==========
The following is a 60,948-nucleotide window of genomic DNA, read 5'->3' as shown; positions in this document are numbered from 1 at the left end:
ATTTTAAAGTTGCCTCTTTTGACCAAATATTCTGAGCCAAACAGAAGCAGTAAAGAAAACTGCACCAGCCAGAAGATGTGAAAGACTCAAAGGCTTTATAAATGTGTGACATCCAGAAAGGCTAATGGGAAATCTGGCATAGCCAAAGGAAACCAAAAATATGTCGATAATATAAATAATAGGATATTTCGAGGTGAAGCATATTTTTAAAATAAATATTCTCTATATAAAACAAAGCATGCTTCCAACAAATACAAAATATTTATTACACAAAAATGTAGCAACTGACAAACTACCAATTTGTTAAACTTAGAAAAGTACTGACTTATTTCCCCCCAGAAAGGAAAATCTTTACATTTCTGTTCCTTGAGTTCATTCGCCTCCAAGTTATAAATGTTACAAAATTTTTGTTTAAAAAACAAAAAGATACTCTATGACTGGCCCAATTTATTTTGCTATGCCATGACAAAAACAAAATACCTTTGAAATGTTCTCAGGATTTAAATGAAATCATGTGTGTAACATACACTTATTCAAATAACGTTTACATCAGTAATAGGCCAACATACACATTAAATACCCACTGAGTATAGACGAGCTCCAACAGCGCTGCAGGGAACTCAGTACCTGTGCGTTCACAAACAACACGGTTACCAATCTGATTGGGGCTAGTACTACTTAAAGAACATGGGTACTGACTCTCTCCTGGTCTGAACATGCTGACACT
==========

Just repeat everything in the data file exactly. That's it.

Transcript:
The following is a 60,948-nucleotide window of genomic DNA, read 5'->3' as shown; positions in this document are numbered from 1 at the left end:
ATTTTAAAGTTGCCTCTTTTGACCAAATATTCTGAGCCAAACAGAAGCAGTAAAGAAAACTGCACCAGCCAGAAGATGTGAAAGACTCAAAGGCTTTATAAATGTGTGACATCCAGAAAGGCTAATGGGAAATCTGGCATAGCCAAAGGAAACCAAAAATATGTCGATAATATAAATAATAGGATATTTCGAGGTGAAGCATATTTTTAAAATAAATATTCTCTATATAAAACAAAGCATGCTTCCAACAAATACAAAATATTTATTACACAAAAATGTAGCAACTGACAAACTACCAATTTGTTAAACTTAGAAAAGTACTGACTTATTTCCCCCCAGAAAGGAAAATCTTTACATTTCTGTTCCTTGAGTTCATTCGCCTCCAAGTTATAAATGTTACAAAATTTTTGTTTAAAAAACAAAAAGATACTCTATGACTGGCCCAATTTATTTTGCTATGCCATGACAAAAACAAAATACCTTTGAAATGTTCTCAGGATTTAAATGAAATCATGTGTGTAACATACACTTATTCAAATAACGTTTACATCAGTAATAGGCCAACATACACATTAAATACCCACTGAGTATAGACGAGCTCCAACAGCGCTGCAGGGAACTCAGTACCTGTGCGTTCACAAACAACACGGTTACCAATCTGATTGGGGCTAGTACTACTTAAAGAACATGGGTACTGACTCTCTCCTGGTCTGAACATGCTGACACT